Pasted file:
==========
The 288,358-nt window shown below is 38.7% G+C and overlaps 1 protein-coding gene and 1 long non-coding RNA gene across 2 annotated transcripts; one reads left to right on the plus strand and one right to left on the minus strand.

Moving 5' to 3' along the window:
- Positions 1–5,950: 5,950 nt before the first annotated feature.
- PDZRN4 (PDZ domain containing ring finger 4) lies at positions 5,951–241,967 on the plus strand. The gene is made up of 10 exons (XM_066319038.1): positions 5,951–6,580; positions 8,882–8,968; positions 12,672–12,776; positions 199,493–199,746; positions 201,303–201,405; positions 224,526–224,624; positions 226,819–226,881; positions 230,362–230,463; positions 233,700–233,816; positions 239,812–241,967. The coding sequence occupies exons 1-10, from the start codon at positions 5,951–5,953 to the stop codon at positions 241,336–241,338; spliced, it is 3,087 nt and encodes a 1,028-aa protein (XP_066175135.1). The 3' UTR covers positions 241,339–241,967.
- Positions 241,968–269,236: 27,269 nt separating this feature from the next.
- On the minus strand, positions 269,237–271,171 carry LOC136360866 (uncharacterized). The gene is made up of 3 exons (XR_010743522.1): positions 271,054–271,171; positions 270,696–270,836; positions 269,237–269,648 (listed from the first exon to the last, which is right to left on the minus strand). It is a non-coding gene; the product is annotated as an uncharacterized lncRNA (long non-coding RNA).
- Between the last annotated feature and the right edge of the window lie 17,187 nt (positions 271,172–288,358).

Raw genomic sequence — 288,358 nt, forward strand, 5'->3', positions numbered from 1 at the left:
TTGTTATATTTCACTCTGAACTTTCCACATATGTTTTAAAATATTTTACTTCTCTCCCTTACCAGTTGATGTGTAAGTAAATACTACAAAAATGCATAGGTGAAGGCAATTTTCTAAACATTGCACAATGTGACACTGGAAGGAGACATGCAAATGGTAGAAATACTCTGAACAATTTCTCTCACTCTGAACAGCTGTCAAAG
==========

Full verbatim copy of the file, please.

The 288,358-nt window shown below is 38.7% G+C and overlaps 1 protein-coding gene and 1 long non-coding RNA gene across 2 annotated transcripts; one reads left to right on the plus strand and one right to left on the minus strand.

Moving 5' to 3' along the window:
- Positions 1–5,950: 5,950 nt before the first annotated feature.
- PDZRN4 (PDZ domain containing ring finger 4) lies at positions 5,951–241,967 on the plus strand. The gene is made up of 10 exons (XM_066319038.1): positions 5,951–6,580; positions 8,882–8,968; positions 12,672–12,776; positions 199,493–199,746; positions 201,303–201,405; positions 224,526–224,624; positions 226,819–226,881; positions 230,362–230,463; positions 233,700–233,816; positions 239,812–241,967. The coding sequence occupies exons 1-10, from the start codon at positions 5,951–5,953 to the stop codon at positions 241,336–241,338; spliced, it is 3,087 nt and encodes a 1,028-aa protein (XP_066175135.1). The 3' UTR covers positions 241,339–241,967.
- Positions 241,968–269,236: 27,269 nt separating this feature from the next.
- On the minus strand, positions 269,237–271,171 carry LOC136360866 (uncharacterized). The gene is made up of 3 exons (XR_010743522.1): positions 271,054–271,171; positions 270,696–270,836; positions 269,237–269,648 (listed from the first exon to the last, which is right to left on the minus strand). It is a non-coding gene; the product is annotated as an uncharacterized lncRNA (long non-coding RNA).
- Between the last annotated feature and the right edge of the window lie 17,187 nt (positions 271,172–288,358).

Raw genomic sequence — 288,358 nt, forward strand, 5'->3', positions numbered from 1 at the left:
TTGTTATATTTCACTCTGAACTTTCCACATATGTTTTAAAATATTTTACTTCTCTCCCTTACCAGTTGATGTGTAAGTAAATACTACAAAAATGCATAGGTGAAGGCAATTTTCTAAACATTGCACAATGTGACACTGGAAGGAGACATGCAAATGGTAGAAATACTCTGAACAATTTCTCTCACTCTGAACAGCTGTCAAAG